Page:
even with meticulus maintenence the main pivot bushings wore out on my V2100.... I think I had somewhere around 100 miles on it...which would be very often once I get riding longer rides.....even though kent sent me the bushings for free, I decided that plus the bob issues and some other stuff, that I like hardtails better... though my weight might have caused the bushings to wear quicker.... was gonna get it back together and sell it so I could get a hardtail....now I have a rigid( murray baja) for road riding and a hardtail ( specialized rockhopper) for trail riding and the V2100 is sitting in my garage minus shifters, brake levers, wheels, pedals, rear deraileur, grips etc etc...the rock hopper I got for $5 and $2 for the murray....I am sure some of the negative reviews these bikes get on walmart.com are by people that ride them and dont do proper maintenence
89 specialized rockhopper- SS BMX hybrid
97 specialized rockhopper-7 speed mild trail bike
roadmaster mtn sport 24"- wifes
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Re: Why Do New Riders Focus on Full Suspension Bikes?

Postby Falkon45 » Wed Jul 16, 2014 2:32 pm

Well, the bushing thing is noticeable. But, they are plastic. Some grease could help extend longevity, but wouldn't help much. Im thinking of trying to press some bearings into my blackcomb (which has the same bushings) to alleviate that issue.
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Re: Why Do New Riders Focus on Full Suspension Bikes?

Postby Tomcat65 » Sat Aug 02, 2014 9:13 am

I saw a young guy, with a young family, looking at bikes in the local Walmart a few months ago. He had a Next Power Climber on the floor, the most common full suspension steel frame bike out there for around $100 to $120.

I bought this bike for my son when he was 10. It wasn't the best purchase I ever made, but we keep our bikes inside and it's still in great condition. But it's 35lb and feels like it weighs 50, for such a small frame bike, the rear suspension gives so much to bob and is so mushy, that it's literally harder to ride than my 20 year old steel frame 26" hardtail.. So, He ends up riding my old bike or his lil BMX 20" and I have put mega miles on his fs bike. But, Honestly, I like it! lol :) It is fun to mess with, ride something a lil crazy, like a 25* by 18" jump, it recovers well every time and my son lol's every time the 45y/o kid does it. It wheelies, but not smoothly, it goes pretty fast, but not as fast as the old hardtail.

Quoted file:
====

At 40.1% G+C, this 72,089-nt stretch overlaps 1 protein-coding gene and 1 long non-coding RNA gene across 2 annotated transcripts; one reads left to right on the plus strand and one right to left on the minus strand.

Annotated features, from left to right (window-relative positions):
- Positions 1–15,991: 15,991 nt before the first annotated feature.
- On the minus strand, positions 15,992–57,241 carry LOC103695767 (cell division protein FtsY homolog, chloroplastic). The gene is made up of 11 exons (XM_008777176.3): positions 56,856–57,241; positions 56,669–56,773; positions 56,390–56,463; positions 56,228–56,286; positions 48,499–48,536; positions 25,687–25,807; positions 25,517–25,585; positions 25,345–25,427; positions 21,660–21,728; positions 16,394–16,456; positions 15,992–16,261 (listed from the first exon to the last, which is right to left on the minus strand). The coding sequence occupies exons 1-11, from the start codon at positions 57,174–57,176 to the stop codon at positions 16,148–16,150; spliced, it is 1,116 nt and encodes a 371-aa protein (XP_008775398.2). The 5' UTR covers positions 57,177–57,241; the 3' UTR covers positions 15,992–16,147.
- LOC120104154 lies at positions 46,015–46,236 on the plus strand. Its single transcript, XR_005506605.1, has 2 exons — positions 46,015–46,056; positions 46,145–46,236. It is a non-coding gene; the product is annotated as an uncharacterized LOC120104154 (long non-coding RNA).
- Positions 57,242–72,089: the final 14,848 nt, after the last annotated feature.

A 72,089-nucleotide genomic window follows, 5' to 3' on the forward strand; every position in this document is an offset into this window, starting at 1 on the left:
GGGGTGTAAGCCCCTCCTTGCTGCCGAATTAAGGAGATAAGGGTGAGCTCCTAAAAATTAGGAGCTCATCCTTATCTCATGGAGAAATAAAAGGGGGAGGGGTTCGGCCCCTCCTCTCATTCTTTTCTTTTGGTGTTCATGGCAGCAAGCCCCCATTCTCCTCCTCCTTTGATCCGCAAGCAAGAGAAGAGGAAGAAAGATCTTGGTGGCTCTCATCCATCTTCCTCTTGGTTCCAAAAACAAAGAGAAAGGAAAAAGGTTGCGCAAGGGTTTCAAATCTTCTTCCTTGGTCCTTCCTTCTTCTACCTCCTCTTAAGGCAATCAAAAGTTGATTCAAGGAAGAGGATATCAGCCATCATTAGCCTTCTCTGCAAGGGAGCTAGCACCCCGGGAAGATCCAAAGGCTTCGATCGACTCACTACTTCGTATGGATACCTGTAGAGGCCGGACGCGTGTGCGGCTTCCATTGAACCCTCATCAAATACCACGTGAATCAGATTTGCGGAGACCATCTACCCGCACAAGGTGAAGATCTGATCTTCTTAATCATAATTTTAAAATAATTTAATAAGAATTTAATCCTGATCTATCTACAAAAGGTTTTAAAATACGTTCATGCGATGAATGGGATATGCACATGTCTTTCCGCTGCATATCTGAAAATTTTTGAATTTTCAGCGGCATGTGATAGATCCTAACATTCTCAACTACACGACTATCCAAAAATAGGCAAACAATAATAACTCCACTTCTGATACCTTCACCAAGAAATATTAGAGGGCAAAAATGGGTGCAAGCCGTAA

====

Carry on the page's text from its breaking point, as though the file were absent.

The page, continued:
I could have told that guy to not waste his money, but he was there with his 10 year old son, and the memories came back... I smiled, told him not to expect it to ride like a dirt bike. He laughed and said his main concern was the kids and he was just buying something to ride along, then said his daughter was also riding along with training wheels. I didn't see her, but I imagined a lil bitty girl with a 16" bike and basket. These guys do not need an XR-Pro, a hardtail won't make much difference, and those Power Climbers are priced right, will probably keep up with a 10 to 12 y/o boy and last long enough for that son to not want to ride with Dad anymore. And it'll Sure enough keep up with the daughter on training wheels through senior prom :D

Would I recommend a hardtail for someone who has decided he wants to ride low to intermediate impact trails? Yeah, I have one myself.
Would I recommend the XR-Pro to anyone who wants to buy a bike to look cool? If they don't know the difference in a Next Power Climber and the XR-Pro, no.
But if they plan to ride mountain sides and RedBull games, the XR-Pro ain't gonna cut it for very long either. It costs a lot of $$ to be crazy and survive.
The XR-Pro is in the middle, A full suspension bike at Walmart with the highest price tag on the rack. I think that alone sells it more than any amount of common sense. The Ledge, for $100 to $150 less, is a capable bike and would be the comfy "cruiser" on the light trails compared to many 26" bikes..
But for the guy who thinks about it, and sees the perfect potential for whichever bike, for where he wants to go, full suspension or not, It's up to him to lay down the cash and take the chance on having the results he expected.

Research boys! It will save you more $$ and more headaches than anything your buddies tell you to do lol
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Re: Why Do New Riders Focus on Full Suspension Bikes?

Postby wa_desert_rat » Sun Aug 03, 2014 2:37 pm

Tomcat65 wrote:Research boys! It will save you more $$ and more headaches than anything your buddies tell you to do lol


Lot of truth in that little essay.
WDR
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Re: Why Do New Riders Focus on Full Suspension Bikes?

Postby mirroredtoolbag » Mon Aug 18, 2014 4:05 pm

My son had a next power climber as well, it was exhausting to ride because of the bob. The next had a 1"steerer which made up grading the fork impossible, had a one piece crank which adds to its substantial weight. The bike held up good, the frame was sturdy, it shifted ok and took some abuse but bottomed out in its stroke easily. The diff between the power climber and a XR pro are about as large as the diff between a zebco spin cast fishing reel and a shimano calcutta, huge!!! Ride the power climber in some challenging off road terrain and then ride the XR pro, this will end the debate. Is the power climber worth the money? yeah, depends on what you are looking for. Is the XR pro? the testimonies in the xr pro thread are all the research you need to answer that.